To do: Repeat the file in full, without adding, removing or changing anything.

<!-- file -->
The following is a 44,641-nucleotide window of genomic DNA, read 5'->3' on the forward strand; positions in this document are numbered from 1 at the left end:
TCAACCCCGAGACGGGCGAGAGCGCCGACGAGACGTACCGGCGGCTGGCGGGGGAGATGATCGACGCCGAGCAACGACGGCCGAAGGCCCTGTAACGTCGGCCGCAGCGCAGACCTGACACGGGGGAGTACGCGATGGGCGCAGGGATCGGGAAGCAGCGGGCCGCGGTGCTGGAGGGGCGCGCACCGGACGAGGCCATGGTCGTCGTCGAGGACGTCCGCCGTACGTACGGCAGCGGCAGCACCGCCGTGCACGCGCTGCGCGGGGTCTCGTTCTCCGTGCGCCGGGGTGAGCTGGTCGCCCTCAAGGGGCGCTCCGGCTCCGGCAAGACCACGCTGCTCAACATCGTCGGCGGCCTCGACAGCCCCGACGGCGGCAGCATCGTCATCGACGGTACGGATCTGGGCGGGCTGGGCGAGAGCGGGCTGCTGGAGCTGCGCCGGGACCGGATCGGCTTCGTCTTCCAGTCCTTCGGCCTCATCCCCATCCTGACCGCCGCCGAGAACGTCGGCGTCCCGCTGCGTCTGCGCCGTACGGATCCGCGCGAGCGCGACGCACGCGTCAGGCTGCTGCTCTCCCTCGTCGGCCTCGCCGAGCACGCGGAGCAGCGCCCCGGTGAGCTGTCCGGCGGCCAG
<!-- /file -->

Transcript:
The following is a 44,641-nucleotide window of genomic DNA, read 5'->3' on the forward strand; positions in this document are numbered from 1 at the left end:
TCAACCCCGAGACGGGCGAGAGCGCCGACGAGACGTACCGGCGGCTGGCGGGGGAGATGATCGACGCCGAGCAACGACGGCCGAAGGCCCTGTAACGTCGGCCGCAGCGCAGACCTGACACGGGGGAGTACGCGATGGGCGCAGGGATCGGGAAGCAGCGGGCCGCGGTGCTGGAGGGGCGCGCACCGGACGAGGCCATGGTCGTCGTCGAGGACGTCCGCCGTACGTACGGCAGCGGCAGCACCGCCGTGCACGCGCTGCGCGGGGTCTCGTTCTCCGTGCGCCGGGGTGAGCTGGTCGCCCTCAAGGGGCGCTCCGGCTCCGGCAAGACCACGCTGCTCAACATCGTCGGCGGCCTCGACAGCCCCGACGGCGGCAGCATCGTCATCGACGGTACGGATCTGGGCGGGCTGGGCGAGAGCGGGCTGCTGGAGCTGCGCCGGGACCGGATCGGCTTCGTCTTCCAGTCCTTCGGCCTCATCCCCATCCTGACCGCCGCCGAGAACGTCGGCGTCCCGCTGCGTCTGCGCCGTACGGATCCGCGCGAGCGCGACGCACGCGTCAGGCTGCTGCTCTCCCTCGTCGGCCTCGCCGAGCACGCGGAGCAGCGCCCCGGTGAGCTGTCCGGCGGCCAG